However, it is important to note that wait times for some specialized services in the public health system can be long, and it can sometimes be difficult to find an English-speaking doctor. As a result, some retirees choose to use private health care services to receive faster and more convenient care.

Climate and Zones in Portugal

Portugal, the most southwestern country in Europe, delights visitors with its breathtaking coastal scenery, historic cities and rich culture. The country is known for its mild and pleasant climate, which is characterized by both maritime and Mediterranean influences. In this article we will take a closer look at the climate in Portugal and explore the different regions of the country.

Maritime climate:
The coastal regions of Portugal, especially in the north and west, are influenced by a maritime climate. This means that summers are mild and winters are humid. Temperatures are moderate, with summer highs usually between 25°C and 30°C, and winter highs rarely falling below 10°C. Rainfall is fairly even throughout the year, with the winter months being somewhat rainier.

Mediterranean climate:
In the south of Portugal, especially in the Algarve region, a Mediterranean climate prevails. Here, summers are hot and dry, while winters are mild and humid. Summer temperatures can often exceed 30°C, and even in winter temperatures usually remain mild with averages between 15°C and 18°C. The Algarve region is known for its sunny and warm climate and attracts many visitors.

Azores and Madeira:
The autonomous regions of the Azores and Madeira, located in the Atlantic Ocean, have a temperate oceanic climate. Here, temperatures are mild and balanced year-round, with winters being slightly cooler and wetter. Summers are pleasantly warm, but not excessively hot. The islands are characterized by lush vegetation and rich biodiversity, offering visitors a unique natural beauty.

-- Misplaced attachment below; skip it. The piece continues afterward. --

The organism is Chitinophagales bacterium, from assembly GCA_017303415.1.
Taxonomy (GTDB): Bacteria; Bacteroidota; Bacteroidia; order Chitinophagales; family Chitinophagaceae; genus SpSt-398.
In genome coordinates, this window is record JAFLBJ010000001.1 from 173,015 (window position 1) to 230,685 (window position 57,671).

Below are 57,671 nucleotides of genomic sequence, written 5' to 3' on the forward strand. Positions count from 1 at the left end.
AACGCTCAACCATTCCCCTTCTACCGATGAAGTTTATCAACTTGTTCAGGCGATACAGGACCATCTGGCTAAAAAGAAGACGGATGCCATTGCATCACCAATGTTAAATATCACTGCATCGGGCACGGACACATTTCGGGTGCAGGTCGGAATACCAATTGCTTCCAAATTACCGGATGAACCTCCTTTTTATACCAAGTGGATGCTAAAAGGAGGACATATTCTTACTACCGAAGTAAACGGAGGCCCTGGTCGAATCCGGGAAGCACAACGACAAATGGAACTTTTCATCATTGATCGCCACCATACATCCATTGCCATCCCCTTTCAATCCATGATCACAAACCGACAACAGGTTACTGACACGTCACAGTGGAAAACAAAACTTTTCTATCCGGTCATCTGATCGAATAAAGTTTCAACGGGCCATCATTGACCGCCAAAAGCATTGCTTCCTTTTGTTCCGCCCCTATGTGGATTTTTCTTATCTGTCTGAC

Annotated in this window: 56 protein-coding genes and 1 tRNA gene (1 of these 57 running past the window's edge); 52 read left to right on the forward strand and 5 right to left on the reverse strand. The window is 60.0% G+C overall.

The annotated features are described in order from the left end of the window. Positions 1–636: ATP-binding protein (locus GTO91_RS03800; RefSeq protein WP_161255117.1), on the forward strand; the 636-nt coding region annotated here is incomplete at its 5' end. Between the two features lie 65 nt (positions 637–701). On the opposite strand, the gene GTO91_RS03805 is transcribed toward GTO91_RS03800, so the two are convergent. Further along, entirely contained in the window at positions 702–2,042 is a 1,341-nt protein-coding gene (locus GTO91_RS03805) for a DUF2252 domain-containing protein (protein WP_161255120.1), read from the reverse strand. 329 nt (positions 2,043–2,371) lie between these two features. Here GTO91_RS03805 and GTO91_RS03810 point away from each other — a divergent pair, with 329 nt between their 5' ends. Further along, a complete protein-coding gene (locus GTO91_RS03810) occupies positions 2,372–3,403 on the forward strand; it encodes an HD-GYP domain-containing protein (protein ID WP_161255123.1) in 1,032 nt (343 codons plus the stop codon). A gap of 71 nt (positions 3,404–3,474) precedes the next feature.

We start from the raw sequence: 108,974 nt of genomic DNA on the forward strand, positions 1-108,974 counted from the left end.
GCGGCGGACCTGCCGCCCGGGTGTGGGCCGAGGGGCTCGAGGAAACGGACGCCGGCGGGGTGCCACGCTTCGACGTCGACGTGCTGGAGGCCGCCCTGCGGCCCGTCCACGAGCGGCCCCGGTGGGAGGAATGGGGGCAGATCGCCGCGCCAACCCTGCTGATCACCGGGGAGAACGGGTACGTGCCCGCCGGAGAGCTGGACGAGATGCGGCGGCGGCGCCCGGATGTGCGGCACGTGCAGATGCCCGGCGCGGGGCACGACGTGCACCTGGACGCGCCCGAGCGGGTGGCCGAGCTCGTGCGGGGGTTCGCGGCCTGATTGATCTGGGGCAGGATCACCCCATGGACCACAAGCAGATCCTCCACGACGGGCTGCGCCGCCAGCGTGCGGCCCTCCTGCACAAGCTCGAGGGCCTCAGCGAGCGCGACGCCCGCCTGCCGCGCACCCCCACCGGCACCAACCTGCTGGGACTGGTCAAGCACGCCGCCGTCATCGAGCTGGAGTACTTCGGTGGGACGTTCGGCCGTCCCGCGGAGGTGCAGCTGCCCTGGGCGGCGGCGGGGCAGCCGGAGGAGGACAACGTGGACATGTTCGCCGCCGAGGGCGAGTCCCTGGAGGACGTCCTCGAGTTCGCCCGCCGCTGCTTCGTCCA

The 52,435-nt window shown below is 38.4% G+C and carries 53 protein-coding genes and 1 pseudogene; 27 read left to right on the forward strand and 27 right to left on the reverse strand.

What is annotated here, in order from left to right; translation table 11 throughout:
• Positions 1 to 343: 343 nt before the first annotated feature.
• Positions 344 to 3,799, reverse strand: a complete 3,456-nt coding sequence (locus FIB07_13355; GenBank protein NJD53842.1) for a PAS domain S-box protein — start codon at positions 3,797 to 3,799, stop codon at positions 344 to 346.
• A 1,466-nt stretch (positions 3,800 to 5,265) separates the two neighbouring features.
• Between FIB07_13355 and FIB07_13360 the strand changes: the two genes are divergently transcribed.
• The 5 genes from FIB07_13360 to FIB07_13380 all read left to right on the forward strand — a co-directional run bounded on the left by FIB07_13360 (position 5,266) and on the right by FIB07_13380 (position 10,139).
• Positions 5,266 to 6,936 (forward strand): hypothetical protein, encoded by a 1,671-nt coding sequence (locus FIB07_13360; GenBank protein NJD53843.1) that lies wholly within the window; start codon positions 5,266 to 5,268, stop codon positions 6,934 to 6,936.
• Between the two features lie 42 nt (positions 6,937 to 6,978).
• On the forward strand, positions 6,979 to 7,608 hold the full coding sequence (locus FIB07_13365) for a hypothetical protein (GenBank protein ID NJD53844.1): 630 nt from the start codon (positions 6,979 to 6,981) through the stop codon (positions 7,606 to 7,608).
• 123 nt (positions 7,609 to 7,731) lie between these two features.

Portugal has a number of microclimates due to its geographical diversity. Due to the different topographies, altitudes and geographical conditions, climatic conditions can vary greatly in different parts of the country. For example, the inland mountainous regions, such as the Serra da Estrela, are cooler with cold winters and even snowfall.

Overall, Portugal’s climate offers a wide range of opportunities for outdoor activities and enjoying the country’s natural beauty. The coastal areas are ideal for water sports such as surfing and sailing, while the mild Mediterranean climate in the south is ideal for sunbathing and relaxing. The green landscapes of the north invite you to hike and explore, while the Azores and Madeira, with their lush nature and mild temperatures, are a true paradise for nature lovers.

Special features in Portugal

Portugal has a large immigrant community, with over 500,000 foreigners from around the world living here. It’s easy to make friends, especially in popular expatriate havens like Porto, the Silver Coast, Lisbon and the Algarve. Thus, as a retiree, you have the opportunity to meet with other retirees, just like at home. This certainly provides plenty to talk about among themselves.

Porto, in northern Portugal, is known for the production of port wine and the terraced vineyards along the Douro River. The city has an international airport and is very popular with tourists. Winters in the north are rainy and cold, but snow usually falls only in the mountains.

The coastal region around the Silver Coast holds numerous opportunities for expatriate living, from charming coastal villages to mid-sized towns like Caldas da Rainha. Fresh fruits and vegetables, meat, poultry and fish, as well as freshly baked bread can be bought at the daily markets in the historic city center and in the surrounding area. A weekly flea market also offers a wide selection of goods. In the outskirts of the city, lush farmland spreads out, with sheep grazing and farmers on their tractors. Winters on the Silver Coast can be cold and wet, while summers bring spring-like temperatures and air conditioning is often unnecessary.